“The Conservative movement is torn between two conflicting positive imperatives…”

“The Conservative movement is torn between two conflicting positive imperatives,” said Steven Bayme, director of the Contemporary Jewish Life Department of the American Jewish Committee. “Given the reality of mixed marriage, it’s of enormous importance that mixed marrieds be considered as welcome, as included. … That said, the other imperative is that the best solution to mixed marriage remains conversion to Judaism. And for those who are not married, the imperative of that is inmarriage,” he said. “You’re torn between these two conflicting imperatives of upholding the values of endogamy and conversion on the one hand and welcome and inclusivity on the other hand. Those two things don’t coexist all that easily. … I think it’s a real challenge for the movement.”

According to a 2013 study by the Pew Research Center, the intermarriage rate for Jews has risen from 46 percent in the early ’90s to 58 percent in 2013. The majority of those marriages are by Reform (50 percent) and unaffiliated (69 percent) Jews, in 2013, 27 percent of Conservative Jews were married to someone outside the fold, the survey said. Only 2 percent of Orthodox Jews marry non-Jews, the survey found.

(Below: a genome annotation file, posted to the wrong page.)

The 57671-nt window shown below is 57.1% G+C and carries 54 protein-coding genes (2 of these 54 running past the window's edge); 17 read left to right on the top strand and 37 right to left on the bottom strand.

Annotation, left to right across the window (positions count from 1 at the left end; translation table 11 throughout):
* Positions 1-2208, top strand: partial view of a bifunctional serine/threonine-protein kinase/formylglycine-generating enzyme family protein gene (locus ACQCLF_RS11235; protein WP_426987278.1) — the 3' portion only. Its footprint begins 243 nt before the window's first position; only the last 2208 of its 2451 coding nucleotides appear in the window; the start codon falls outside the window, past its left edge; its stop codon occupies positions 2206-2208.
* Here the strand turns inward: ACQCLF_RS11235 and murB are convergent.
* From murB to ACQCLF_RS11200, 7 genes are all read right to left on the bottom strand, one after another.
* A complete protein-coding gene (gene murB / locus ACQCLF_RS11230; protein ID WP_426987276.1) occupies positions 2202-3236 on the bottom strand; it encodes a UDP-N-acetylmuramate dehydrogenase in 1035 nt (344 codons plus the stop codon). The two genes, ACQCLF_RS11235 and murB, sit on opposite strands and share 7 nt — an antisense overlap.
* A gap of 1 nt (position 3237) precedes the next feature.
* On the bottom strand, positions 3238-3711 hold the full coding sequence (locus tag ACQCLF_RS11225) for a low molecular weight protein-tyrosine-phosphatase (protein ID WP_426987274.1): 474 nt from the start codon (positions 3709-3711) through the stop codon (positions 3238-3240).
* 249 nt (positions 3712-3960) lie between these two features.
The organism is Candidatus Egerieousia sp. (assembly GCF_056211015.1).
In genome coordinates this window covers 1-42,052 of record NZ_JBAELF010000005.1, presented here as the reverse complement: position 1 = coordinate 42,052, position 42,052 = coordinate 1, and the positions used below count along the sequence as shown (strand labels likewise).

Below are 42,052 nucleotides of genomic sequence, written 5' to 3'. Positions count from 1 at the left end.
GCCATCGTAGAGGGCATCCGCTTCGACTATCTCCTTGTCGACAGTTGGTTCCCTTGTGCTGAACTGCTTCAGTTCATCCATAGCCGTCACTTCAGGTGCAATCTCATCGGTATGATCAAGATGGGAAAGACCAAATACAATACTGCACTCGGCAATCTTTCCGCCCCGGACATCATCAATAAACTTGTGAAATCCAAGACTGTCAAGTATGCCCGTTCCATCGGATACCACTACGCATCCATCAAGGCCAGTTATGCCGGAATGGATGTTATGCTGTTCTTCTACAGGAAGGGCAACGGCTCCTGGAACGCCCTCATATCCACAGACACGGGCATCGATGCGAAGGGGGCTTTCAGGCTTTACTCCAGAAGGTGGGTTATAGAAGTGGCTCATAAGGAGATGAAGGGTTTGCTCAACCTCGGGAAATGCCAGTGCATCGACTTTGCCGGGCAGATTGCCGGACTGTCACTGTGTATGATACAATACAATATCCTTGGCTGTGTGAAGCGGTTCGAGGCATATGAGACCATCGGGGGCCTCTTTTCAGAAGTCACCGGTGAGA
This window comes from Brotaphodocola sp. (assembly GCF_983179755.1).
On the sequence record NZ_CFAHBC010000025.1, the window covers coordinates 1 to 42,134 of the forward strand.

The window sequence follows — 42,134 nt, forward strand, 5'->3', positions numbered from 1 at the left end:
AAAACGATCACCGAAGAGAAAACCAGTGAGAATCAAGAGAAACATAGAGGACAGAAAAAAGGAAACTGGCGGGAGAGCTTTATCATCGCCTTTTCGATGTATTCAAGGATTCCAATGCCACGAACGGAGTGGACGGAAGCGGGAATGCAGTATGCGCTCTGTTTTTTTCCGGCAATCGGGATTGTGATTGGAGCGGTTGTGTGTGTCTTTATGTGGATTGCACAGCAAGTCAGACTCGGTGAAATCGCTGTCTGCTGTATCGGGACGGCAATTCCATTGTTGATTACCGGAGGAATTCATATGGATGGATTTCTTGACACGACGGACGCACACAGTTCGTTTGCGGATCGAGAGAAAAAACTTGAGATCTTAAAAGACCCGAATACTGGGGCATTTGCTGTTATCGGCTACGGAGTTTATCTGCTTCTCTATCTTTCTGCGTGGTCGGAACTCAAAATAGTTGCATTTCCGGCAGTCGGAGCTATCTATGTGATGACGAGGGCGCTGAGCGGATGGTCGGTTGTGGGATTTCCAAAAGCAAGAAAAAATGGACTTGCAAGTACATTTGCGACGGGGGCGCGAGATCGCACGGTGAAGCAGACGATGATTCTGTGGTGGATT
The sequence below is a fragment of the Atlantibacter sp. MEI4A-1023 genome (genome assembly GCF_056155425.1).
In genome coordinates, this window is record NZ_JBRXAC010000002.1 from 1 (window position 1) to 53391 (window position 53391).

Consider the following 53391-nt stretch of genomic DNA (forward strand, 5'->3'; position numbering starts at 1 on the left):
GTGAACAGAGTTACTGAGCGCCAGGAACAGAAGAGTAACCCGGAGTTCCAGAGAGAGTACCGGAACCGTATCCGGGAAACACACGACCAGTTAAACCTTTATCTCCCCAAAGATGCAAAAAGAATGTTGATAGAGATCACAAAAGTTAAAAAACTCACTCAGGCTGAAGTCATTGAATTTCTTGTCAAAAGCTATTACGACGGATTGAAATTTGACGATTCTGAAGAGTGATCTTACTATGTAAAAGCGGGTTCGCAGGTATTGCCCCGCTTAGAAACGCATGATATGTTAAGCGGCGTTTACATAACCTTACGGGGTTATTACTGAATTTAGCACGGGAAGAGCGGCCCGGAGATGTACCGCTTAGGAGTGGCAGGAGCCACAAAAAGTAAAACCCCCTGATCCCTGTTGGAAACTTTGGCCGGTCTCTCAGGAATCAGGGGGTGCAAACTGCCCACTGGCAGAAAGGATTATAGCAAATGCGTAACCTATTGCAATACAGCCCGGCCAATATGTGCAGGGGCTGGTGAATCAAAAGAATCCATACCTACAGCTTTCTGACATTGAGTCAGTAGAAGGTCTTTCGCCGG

In most streams of Judaism the issue of interfaith marriage is clear-cut. Reform and Reconstructionist rabbis are free to perform interfaith marriages, intermarried couples are welcomed and children with Jewish fathers and non-Jewish mothers are considered to be Jewish. The Orthodox world rejects interfaith marriages outright. Conservative synagogues, on the other hand, occupy a gray area, where tolerance is balanced with tradition, and rabbis are left walking the tightrope of adhering to halacha while still trying to be welcoming to those who marry outside the fold.

Amy Sara Clark, “Middle Movement’s Conflicting Values Being Tested Anew”, The Jewish Week (24 February 2017), 13.